Monday, 24 August 2009

Tolu Aliki… Chip off the old block

IT may be convenient for most up-and-coming artists to imitate their superiors for relevance in the highly competitive visual art scene — an imitation that usually starts from idolising to outright copying —for Tolu Aliki the reverse is the case. His art is uncommon and it is done in a medium that is rarely used. More importantly, being self-made has separated him from the crowd; he neither has an idol or teachers to copy.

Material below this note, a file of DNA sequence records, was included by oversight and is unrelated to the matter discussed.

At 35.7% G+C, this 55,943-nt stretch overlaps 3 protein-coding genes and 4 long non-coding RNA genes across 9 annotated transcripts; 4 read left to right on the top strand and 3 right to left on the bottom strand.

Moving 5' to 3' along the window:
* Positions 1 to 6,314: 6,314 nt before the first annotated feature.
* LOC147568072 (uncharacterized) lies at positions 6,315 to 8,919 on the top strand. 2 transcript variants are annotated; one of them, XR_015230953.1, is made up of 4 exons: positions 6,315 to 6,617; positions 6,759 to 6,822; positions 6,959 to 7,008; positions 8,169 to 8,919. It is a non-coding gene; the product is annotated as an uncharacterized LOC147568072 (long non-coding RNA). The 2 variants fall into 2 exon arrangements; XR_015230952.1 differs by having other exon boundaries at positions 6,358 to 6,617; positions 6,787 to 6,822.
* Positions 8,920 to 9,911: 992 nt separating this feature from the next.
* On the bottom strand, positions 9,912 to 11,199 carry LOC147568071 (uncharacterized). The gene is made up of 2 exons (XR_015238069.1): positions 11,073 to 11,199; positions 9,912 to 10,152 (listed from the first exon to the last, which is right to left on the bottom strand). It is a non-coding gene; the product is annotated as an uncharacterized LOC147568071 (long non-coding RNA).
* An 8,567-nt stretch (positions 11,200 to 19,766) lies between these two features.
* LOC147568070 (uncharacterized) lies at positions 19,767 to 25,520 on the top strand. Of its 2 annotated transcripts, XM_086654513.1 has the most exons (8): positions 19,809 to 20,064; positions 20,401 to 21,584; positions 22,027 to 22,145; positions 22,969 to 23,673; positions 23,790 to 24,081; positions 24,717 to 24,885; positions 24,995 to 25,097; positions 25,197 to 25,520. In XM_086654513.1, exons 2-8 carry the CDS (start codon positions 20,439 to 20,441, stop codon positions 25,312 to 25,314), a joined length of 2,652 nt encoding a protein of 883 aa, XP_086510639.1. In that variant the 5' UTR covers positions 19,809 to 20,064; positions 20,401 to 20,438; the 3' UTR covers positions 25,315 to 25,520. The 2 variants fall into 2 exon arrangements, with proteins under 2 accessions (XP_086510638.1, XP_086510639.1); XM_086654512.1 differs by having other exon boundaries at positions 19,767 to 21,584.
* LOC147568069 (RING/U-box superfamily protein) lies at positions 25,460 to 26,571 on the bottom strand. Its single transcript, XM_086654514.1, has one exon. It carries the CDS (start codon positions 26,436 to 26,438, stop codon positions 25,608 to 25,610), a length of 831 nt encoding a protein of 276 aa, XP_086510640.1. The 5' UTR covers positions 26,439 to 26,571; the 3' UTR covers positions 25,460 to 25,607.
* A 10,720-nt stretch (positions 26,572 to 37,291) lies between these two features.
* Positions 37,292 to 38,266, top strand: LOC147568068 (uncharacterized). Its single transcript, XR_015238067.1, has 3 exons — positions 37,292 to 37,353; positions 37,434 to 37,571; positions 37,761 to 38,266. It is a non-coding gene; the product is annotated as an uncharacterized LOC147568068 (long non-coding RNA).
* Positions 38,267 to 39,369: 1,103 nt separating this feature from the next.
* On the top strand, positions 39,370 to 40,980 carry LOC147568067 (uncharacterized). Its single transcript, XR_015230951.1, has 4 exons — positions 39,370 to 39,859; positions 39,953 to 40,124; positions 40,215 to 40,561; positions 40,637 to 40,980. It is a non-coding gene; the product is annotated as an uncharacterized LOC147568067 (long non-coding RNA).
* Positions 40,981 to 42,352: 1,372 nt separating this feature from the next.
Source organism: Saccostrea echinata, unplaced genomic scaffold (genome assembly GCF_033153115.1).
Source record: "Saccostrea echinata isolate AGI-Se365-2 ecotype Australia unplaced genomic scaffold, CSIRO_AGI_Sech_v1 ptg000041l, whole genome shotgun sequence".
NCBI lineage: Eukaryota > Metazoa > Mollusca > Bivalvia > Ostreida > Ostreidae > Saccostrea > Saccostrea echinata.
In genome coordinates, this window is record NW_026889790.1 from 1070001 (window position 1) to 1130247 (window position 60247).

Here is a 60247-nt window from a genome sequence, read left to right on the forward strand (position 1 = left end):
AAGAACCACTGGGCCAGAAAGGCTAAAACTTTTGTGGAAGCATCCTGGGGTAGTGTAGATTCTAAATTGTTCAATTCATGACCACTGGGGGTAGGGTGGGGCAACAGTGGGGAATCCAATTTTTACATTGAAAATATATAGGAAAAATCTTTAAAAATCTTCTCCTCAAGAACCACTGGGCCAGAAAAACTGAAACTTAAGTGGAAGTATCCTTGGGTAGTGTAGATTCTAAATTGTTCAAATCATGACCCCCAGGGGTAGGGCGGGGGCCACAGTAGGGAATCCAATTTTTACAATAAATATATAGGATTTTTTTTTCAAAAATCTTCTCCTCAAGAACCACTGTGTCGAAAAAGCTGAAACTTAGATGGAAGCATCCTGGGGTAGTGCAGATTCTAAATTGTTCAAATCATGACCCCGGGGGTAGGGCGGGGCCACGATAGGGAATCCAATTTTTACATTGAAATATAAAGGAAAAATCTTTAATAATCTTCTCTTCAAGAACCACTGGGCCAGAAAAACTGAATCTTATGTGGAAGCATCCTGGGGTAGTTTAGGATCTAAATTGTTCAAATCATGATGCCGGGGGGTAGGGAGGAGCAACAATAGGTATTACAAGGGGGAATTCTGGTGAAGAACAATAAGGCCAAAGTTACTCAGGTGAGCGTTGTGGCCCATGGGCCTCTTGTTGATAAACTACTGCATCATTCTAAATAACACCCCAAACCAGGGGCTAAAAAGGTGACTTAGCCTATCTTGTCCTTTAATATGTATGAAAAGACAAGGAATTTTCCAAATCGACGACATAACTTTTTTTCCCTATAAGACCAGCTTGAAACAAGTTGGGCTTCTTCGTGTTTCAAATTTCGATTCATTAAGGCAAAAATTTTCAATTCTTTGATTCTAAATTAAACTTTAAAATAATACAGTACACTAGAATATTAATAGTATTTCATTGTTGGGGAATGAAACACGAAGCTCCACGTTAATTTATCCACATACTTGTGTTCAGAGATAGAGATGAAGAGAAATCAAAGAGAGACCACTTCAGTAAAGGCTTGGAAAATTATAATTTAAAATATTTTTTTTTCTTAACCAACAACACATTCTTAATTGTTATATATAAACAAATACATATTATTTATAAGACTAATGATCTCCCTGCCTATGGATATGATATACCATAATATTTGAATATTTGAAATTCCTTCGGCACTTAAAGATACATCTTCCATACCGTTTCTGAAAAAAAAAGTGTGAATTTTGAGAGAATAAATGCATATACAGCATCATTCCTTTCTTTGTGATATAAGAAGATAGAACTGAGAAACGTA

The juvenile look of his art is the identity that is fast winning the red tag leaves room to be desired. From the outlines that takes the viewer back to the basic in draughtsmanship, to toning and sometimes, subjects that probe into our social value, Aliki’s oil pastel rejuvenates a tastes. The oil pastel on paper is like swimming against the tide. Not at all, he says, “the most important thing for me as an artist is to get the best possible result for my work, and the surface on which this is done plays a major role. I believe it does not matter to those who genuinely love and appreciate art, whether a painting is done on a paper or on a canvas.” FROM his earlier works that were more like thumbnails from special effect studio of a sci-fi movie, Aliki has mature into greater sphere; coming out better and more expressive. Peacemaker, a sunset capture, which explains the place of doves in peace time, also shows that Aliki is out to display his skill of lighting and toning effect on pastels. The depiction; a slingshot and a dove, apparently explains that peace has a prize, which is a food for thought for nations such as Nigeria. Aliki has grouped his art into ‘Passion suite, landscape, lyrical suites and Faces’ to explain his thoughts on what he describes as universal message of tolerance, love and living together in peace. When the colour is toned down as seen in some of the ‘lyrical suites’ such as New Yellow, Mama Plays Violin and My Guitar Makes Me Happy, the line between juvenile and matured art begins to clear. What he calls “flexibility” must have been the attraction, but then every second counts because, “using oil pastel gives me the advantage of making my art with speed.” This inspiration, he recalls, led him to several ways of sorting out things whenever he is stuck, such as the rendition in “warm colour that I got drawn to over the years: my choice of colours, subjects and simplified forms are borne out of childhood reminiscence.” STILL in his early 30s, Aliki is confident that he can stand the test of time, as he boasts, “my works are in the best galleries in Nigeria, and they are highly sought after by various collectors. Recently, a number of art galleries in the US (New York and California) showed interest to represent me in the U.S.” FAST becoming popular as a pastel artist, Mydrim Gallery added him to the 8th edition of its yearly Pastel Exhibition titled New Page, which featured works of Ade Odunfa; four times entrant, Stanley Dudu; Ade Odinga; Joseph Ayelero; Ebony Ekwere; Jefferson Jonahan; Emmanuel Dudu; and Moses Oghagbon. Others recent outings include Art on the Mainland at the National Council for Arts and Culture, NCAC, National Theatre, Iganmu; Art Expo Nigeria 2008, National Museum, Onikan, Lagos; a juried yearly show of Society of Nigeria Artists, SNA; and October Rain, also at the National Museum, Onikan, Lagos.

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